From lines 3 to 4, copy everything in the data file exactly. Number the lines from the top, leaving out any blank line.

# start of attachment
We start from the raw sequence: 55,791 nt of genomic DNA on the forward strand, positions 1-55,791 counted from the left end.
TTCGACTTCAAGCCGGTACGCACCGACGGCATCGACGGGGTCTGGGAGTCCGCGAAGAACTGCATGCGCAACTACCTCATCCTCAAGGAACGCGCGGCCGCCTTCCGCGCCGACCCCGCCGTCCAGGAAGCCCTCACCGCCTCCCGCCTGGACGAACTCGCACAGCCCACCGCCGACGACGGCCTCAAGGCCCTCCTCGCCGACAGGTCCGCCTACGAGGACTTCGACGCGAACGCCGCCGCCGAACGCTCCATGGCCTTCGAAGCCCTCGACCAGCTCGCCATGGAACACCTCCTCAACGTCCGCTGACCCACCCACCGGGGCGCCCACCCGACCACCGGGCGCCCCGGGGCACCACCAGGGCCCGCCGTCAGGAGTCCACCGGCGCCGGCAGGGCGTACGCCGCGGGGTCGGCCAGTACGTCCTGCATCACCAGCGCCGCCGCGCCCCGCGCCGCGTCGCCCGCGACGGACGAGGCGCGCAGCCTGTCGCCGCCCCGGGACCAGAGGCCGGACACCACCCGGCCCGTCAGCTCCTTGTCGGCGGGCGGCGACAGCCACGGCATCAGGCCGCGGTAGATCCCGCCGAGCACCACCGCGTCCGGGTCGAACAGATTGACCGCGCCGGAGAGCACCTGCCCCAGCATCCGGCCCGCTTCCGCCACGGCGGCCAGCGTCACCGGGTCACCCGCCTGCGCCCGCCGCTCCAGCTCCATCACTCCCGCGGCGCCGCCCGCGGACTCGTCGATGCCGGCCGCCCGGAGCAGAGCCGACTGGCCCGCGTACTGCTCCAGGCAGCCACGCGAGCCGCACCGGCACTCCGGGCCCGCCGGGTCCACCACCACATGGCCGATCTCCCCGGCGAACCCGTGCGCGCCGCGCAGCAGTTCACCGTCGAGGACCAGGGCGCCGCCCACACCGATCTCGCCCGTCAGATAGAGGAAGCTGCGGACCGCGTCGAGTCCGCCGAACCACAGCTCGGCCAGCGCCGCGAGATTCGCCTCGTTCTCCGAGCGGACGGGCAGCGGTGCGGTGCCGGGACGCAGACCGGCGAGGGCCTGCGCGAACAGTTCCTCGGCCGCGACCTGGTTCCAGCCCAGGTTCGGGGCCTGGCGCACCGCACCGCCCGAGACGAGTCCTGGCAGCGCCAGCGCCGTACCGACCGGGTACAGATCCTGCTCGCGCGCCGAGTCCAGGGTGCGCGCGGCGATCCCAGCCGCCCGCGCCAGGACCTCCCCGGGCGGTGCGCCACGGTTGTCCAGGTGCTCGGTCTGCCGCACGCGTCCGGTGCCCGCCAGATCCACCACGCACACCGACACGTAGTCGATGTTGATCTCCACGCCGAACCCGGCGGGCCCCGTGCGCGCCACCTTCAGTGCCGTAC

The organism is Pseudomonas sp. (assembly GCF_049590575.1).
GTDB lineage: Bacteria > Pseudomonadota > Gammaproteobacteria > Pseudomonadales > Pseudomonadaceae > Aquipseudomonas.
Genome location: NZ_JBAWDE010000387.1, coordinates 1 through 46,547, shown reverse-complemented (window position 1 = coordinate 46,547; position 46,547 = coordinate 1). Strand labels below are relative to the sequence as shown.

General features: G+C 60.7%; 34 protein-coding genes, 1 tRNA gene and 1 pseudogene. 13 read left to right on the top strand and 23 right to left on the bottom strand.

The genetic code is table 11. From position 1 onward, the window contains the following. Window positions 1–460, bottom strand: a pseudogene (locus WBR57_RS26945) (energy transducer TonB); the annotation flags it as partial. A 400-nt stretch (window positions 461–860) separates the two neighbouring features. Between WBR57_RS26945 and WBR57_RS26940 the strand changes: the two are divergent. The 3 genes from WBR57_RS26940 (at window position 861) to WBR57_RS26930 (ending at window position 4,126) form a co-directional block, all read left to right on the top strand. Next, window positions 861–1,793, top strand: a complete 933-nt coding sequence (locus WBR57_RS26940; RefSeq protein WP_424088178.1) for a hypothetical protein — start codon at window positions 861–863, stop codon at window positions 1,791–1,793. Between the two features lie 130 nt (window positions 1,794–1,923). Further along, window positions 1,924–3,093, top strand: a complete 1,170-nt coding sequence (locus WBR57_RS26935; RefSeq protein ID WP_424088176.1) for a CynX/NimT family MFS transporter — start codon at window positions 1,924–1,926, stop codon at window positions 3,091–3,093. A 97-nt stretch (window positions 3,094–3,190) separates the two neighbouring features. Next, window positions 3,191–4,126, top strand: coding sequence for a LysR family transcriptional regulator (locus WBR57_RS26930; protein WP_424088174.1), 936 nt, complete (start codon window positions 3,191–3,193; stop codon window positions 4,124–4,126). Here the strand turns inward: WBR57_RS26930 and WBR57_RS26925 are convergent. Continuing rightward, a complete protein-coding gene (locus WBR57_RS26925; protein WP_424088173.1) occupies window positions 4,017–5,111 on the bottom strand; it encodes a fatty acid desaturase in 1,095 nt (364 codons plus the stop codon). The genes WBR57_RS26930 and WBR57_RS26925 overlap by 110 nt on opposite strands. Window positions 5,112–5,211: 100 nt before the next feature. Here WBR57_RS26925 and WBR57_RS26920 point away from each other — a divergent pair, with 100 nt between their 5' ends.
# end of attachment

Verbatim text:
The organism is Pseudomonas sp. (assembly GCF_049590575.1).
GTDB lineage: Bacteria > Pseudomonadota > Gammaproteobacteria > Pseudomonadales > Pseudomonadaceae > Aquipseudomonas.